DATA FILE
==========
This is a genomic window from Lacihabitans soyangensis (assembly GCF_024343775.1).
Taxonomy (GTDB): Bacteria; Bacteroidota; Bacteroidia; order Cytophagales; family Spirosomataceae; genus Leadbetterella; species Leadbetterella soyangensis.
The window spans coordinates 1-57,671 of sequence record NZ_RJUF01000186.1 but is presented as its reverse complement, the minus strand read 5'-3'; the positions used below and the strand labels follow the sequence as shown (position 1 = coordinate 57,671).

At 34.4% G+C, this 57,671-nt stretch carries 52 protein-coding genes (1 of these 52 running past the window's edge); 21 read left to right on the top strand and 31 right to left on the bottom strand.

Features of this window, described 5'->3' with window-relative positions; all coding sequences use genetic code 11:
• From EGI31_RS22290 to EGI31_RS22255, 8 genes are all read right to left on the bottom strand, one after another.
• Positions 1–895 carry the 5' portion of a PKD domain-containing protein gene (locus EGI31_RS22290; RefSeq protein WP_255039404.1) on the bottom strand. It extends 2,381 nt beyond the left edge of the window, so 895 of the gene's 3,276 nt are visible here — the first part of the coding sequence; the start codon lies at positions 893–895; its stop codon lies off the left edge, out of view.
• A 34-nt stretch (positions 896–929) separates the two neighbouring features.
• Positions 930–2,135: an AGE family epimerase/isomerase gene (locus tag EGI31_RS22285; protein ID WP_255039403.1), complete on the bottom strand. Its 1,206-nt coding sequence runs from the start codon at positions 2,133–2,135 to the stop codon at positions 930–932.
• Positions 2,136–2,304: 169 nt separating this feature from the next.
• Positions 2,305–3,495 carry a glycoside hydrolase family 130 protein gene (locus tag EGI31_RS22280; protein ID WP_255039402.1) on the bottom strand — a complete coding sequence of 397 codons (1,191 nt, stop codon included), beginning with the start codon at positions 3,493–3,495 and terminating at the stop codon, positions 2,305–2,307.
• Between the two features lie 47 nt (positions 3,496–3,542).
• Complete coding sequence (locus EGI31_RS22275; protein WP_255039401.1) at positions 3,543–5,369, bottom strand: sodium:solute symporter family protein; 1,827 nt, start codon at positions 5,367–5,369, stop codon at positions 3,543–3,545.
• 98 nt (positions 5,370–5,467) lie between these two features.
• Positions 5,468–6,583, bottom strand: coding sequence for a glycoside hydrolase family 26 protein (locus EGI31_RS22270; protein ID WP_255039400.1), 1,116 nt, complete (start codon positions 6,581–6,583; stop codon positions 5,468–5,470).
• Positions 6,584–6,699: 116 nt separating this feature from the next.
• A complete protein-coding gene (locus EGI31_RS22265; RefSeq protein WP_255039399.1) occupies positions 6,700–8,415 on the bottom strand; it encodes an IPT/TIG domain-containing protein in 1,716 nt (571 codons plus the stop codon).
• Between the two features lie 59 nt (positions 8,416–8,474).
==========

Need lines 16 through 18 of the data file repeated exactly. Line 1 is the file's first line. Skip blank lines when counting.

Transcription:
• Positions 6,584–6,699: 116 nt separating this feature from the next.
• A complete protein-coding gene (locus EGI31_RS22265; RefSeq protein WP_255039399.1) occupies positions 6,700–8,415 on the bottom strand; it encodes an IPT/TIG domain-containing protein in 1,716 nt (571 codons plus the stop codon).
• Between the two features lie 59 nt (positions 8,416–8,474).